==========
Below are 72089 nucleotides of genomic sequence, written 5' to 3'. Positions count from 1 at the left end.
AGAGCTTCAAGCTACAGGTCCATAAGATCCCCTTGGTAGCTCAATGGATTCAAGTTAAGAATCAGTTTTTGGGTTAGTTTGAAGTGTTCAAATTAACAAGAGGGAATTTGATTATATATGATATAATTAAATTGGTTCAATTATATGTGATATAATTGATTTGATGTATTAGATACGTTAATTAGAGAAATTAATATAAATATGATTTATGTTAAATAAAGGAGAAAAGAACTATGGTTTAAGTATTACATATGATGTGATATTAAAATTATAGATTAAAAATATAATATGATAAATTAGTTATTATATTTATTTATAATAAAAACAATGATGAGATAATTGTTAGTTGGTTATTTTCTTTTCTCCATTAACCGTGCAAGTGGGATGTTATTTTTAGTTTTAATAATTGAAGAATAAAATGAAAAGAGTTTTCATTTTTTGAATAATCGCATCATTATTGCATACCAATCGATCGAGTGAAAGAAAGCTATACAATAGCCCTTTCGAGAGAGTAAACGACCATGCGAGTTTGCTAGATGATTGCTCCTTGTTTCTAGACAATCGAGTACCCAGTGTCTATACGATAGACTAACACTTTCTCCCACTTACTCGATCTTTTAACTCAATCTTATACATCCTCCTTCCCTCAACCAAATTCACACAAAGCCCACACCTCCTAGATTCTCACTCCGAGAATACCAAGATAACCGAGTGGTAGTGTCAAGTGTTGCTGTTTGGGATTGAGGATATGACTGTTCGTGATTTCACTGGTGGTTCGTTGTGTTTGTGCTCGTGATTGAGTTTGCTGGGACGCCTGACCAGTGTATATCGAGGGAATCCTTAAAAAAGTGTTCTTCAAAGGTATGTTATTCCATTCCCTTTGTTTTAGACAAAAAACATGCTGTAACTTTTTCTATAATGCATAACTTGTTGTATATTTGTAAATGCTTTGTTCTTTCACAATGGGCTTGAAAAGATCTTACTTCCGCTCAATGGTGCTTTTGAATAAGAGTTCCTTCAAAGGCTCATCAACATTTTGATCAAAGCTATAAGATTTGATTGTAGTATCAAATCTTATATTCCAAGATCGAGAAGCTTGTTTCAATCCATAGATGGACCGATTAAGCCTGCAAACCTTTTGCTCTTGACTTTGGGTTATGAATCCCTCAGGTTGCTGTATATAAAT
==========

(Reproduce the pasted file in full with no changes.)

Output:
Below are 72089 nucleotides of genomic sequence, written 5' to 3'. Positions count from 1 at the left end.
AGAGCTTCAAGCTACAGGTCCATAAGATCCCCTTGGTAGCTCAATGGATTCAAGTTAAGAATCAGTTTTTGGGTTAGTTTGAAGTGTTCAAATTAACAAGAGGGAATTTGATTATATATGATATAATTAAATTGGTTCAATTATATGTGATATAATTGATTTGATGTATTAGATACGTTAATTAGAGAAATTAATATAAATATGATTTATGTTAAATAAAGGAGAAAAGAACTATGGTTTAAGTATTACATATGATGTGATATTAAAATTATAGATTAAAAATATAATATGATAAATTAGTTATTATATTTATTTATAATAAAAACAATGATGAGATAATTGTTAGTTGGTTATTTTCTTTTCTCCATTAACCGTGCAAGTGGGATGTTATTTTTAGTTTTAATAATTGAAGAATAAAATGAAAAGAGTTTTCATTTTTTGAATAATCGCATCATTATTGCATACCAATCGATCGAGTGAAAGAAAGCTATACAATAGCCCTTTCGAGAGAGTAAACGACCATGCGAGTTTGCTAGATGATTGCTCCTTGTTTCTAGACAATCGAGTACCCAGTGTCTATACGATAGACTAACACTTTCTCCCACTTACTCGATCTTTTAACTCAATCTTATACATCCTCCTTCCCTCAACCAAATTCACACAAAGCCCACACCTCCTAGATTCTCACTCCGAGAATACCAAGATAACCGAGTGGTAGTGTCAAGTGTTGCTGTTTGGGATTGAGGATATGACTGTTCGTGATTTCACTGGTGGTTCGTTGTGTTTGTGCTCGTGATTGAGTTTGCTGGGACGCCTGACCAGTGTATATCGAGGGAATCCTTAAAAAAGTGTTCTTCAAAGGTATGTTATTCCATTCCCTTTGTTTTAGACAAAAAACATGCTGTAACTTTTTCTATAATGCATAACTTGTTGTATATTTGTAAATGCTTTGTTCTTTCACAATGGGCTTGAAAAGATCTTACTTCCGCTCAATGGTGCTTTTGAATAAGAGTTCCTTCAAAGGCTCATCAACATTTTGATCAAAGCTATAAGATTTGATTGTAGTATCAAATCTTATATTCCAAGATCGAGAAGCTTGTTTCAATCCATAGATGGACCGATTAAGCCTGCAAACCTTTTGCTCTTGACTTTGGGTTATGAATCCCTCAGGTTGCTGTATATAAAT